From there, it ascends the cliff top for a nice view over the town, before continuing around the headland. Along the way you’ll get views along the spectacular sea cliffs and 12 Apostles just further down the coast – a view few others will get elsewhere.

The trail finishes when it comes out at Two Bay Mile Road carpark, just off the Great Ocean Road. From here, you can simply turn around and head back to town. But there is actually access to a secluded beach from here as well, if you head down the marked track from the other side of the car park.

Wreck Beach
Wreck Beach

Wreck Beach and the Gables Lookout

  • Distance: 2km return for Wreck Beach and 2.6km return for the Gables Lookout
  • Time: 2-3 hours (if combining both)
  • Trailhead: Wreck Beach Carpark, 38km from Port Campbell

There are two walks to do from Wreck Beach Carpark off the Great Ocean Road. Technically, these are part of the Great Ocean Walk, so it gives you a nice taste of this much longer hike.

The main walk descends 350 steps down to Wreck Beach, then you simply walk along the beach to reach two anchors from ship wrecks, Marie Gabrielle and the Fiji. They represent reminders of the rough Southern Ocean which has swallowed up many a ship over the years.

It’s best done at low tide, when you can actually see the anchors up close.

In the opposite direction from the car park, you can also walk along to Gables Lookout. This beautiful lookout is on the Great Ocean Walk looking back along the rugged coast. This is a 2.6km return walk that is not too difficult, otherwise you can also drive closer to the lookout and walk just 400m to the lookout.

Loch Ard Gorge walk

Living On The Edge Walk at Loch Ard Gorge

  • Distance: 4.5km return
  • Time: 1-1.5 hours
  • Trailhead: Loch Ard Gorge Carpark, 8km from Port Campbell

An overlooked walk on the Great Ocean Road, the Living On The Edge Trail at Loch Ard Gorge is worth your time. While most people simply go to Loch Ard Gorge to snap photos at the famous beach, there’s actually some spectacular coastal views along some of the lookouts above the cliffs.

From Loch Ard Gorge car park, head west on the road towards Thunder Cave. There’s a walking trail that heads off the road towards Mutton Bird Island Lookout. Then, it continues around to link back up to the main trail to Thunder Cave.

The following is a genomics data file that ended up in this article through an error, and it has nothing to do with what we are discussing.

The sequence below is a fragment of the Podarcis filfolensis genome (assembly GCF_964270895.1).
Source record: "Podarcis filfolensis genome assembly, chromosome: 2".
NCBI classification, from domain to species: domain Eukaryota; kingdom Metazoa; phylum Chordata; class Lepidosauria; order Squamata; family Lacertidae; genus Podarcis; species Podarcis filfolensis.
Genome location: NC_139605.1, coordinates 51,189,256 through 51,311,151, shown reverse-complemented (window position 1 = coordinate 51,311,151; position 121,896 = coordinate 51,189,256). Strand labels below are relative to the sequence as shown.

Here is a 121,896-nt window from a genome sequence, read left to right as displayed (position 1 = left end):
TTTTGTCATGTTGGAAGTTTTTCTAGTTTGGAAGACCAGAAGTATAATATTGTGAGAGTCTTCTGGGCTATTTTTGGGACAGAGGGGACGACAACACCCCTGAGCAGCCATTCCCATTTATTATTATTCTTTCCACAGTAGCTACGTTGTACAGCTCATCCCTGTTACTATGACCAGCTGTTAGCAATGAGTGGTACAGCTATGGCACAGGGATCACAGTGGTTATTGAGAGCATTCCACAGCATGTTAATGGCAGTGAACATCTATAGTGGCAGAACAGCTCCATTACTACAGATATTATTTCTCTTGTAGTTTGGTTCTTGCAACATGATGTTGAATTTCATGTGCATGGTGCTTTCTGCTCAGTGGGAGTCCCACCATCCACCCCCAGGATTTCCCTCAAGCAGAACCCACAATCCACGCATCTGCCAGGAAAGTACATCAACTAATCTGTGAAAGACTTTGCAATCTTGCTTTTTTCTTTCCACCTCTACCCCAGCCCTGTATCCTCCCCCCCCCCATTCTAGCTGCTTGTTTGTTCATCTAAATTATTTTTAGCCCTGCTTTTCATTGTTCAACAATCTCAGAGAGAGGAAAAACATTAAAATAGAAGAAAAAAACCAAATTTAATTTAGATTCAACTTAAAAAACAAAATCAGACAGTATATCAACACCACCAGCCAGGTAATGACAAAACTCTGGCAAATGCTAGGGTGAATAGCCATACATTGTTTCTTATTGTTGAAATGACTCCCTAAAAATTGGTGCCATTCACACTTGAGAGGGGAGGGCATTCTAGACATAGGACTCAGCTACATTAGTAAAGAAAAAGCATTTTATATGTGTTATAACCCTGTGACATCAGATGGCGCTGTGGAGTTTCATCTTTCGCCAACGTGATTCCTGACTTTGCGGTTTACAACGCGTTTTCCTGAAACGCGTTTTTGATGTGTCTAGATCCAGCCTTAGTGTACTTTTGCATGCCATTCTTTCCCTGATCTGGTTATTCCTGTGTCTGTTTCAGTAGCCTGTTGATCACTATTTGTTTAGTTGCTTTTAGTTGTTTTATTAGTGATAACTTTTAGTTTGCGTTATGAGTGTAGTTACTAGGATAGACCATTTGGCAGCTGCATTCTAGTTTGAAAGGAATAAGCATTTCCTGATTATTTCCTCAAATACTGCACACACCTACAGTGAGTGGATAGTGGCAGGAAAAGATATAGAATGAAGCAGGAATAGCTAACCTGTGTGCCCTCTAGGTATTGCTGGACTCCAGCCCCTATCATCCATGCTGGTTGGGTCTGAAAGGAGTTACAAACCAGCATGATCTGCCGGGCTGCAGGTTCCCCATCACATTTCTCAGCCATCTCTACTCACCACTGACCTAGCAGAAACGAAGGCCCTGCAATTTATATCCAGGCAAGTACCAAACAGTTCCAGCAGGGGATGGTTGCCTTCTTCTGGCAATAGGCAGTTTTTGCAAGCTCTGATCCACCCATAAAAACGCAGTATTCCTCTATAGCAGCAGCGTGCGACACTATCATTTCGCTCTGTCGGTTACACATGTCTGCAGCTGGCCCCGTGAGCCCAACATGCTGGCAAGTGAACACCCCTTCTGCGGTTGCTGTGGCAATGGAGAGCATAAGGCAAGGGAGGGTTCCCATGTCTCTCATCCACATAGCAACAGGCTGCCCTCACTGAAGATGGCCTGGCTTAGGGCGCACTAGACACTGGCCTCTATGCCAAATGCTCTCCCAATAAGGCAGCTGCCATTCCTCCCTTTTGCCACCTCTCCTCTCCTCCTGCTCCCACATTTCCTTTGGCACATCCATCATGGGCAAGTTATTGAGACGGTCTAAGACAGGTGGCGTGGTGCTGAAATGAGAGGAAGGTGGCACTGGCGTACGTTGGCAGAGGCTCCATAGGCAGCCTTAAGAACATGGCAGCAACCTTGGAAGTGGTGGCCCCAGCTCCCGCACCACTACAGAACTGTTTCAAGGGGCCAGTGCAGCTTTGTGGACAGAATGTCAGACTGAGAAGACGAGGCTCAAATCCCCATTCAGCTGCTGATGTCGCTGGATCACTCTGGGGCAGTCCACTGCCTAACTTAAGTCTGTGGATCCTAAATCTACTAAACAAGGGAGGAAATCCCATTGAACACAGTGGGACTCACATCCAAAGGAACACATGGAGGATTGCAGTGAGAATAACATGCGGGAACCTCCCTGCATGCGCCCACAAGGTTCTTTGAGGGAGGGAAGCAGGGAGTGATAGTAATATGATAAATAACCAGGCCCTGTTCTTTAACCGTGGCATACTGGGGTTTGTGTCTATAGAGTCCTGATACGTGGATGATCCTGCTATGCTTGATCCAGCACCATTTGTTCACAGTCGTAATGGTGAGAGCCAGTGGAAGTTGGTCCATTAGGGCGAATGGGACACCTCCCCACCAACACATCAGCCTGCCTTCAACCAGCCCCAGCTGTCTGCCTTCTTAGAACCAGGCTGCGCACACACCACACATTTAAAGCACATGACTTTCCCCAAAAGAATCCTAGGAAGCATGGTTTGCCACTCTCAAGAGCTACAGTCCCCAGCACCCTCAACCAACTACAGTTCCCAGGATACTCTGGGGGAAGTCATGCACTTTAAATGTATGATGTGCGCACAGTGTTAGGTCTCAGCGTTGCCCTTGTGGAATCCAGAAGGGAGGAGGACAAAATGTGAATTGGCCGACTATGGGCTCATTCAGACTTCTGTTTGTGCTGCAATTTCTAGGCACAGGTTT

From there, you can walk further to Broken Head and then Sherbrooke Estuary. Then, walk back to the car park along the main trail. All up this is around 4.5km including side trips to the viewpoints, making it a nice sub-2 hour wander with beautiful views.

Longer Hikes

If you’re looking for something more serious or walks that will soak up a good part of your day, these walks on the Great Ocean Road are a bit longer.

Surfer at Bells Beach
Surfer at Bells Beach

Point Danger to Bells Beach on Surf Coast Walk

  • Distance: 6km one way
  • Time: 1.5-2 hours
  • Trailhead: Point Danger in Torquay or Bells Beach

While the Surf Coast Walk stretches for 44km from Torquay to Aireys Inlet, it’s easily broken into sections. One of the most beautiful parts of the walk goes from Point Danger on the edge of Torquay to Bells Beach. This takes in some stunning coastal scenery and provides the opportunity to watch surfers out in the water.

About halfway along this section, you can also admire the view from Bird Rock Lookout, which follows some of the early tracks surfers used to access the surf breaks before infrastructure was built.

There’s plenty of access points and carparks along this stretch, so you could either car shuffle with a friend or walk the section return, which would be 12km.

Lower Kalimna Falls
Lower Kalimna Falls

Lower Kalimna Falls

  • Distance: 6km return
  • Time: 1.5-2 hours
  • Trailhead: Sheoak Picnic Area, 4.5km from Lorne

There are so many waterfalls near Lorne worth checking out, but this one is quite unique because you can actually walk behind the curtain of water.

The walking track is well-trafficked starting from the Sheoak Picnic Area, the start point of many waterfall hikes in the area. It’s not overly difficult, as it follows an old timber tramway through the forest.

The waterfall is definitely not as impressive at first sight as others near Lorne, but it’s a fun place to explore the cave behind the waterfall and watch as the water tumbles over.

You can either return the same way or continue onto Upper Kalimna Falls, which is another 2.4km return on top of the total distance.

Sheoak Falls
Sheoak Falls

Sheoak Falls via Castle Rock

  • Distance: 9km loop
  • Time: 3 hours
  • Trailhead: Sheoak Picnic Area, 4.5km from Lorne

This is definitely one of the best day hikes on the Great Ocean Road, plus it takes in some incredible views and an impressive waterfall all with minimal amount of people around.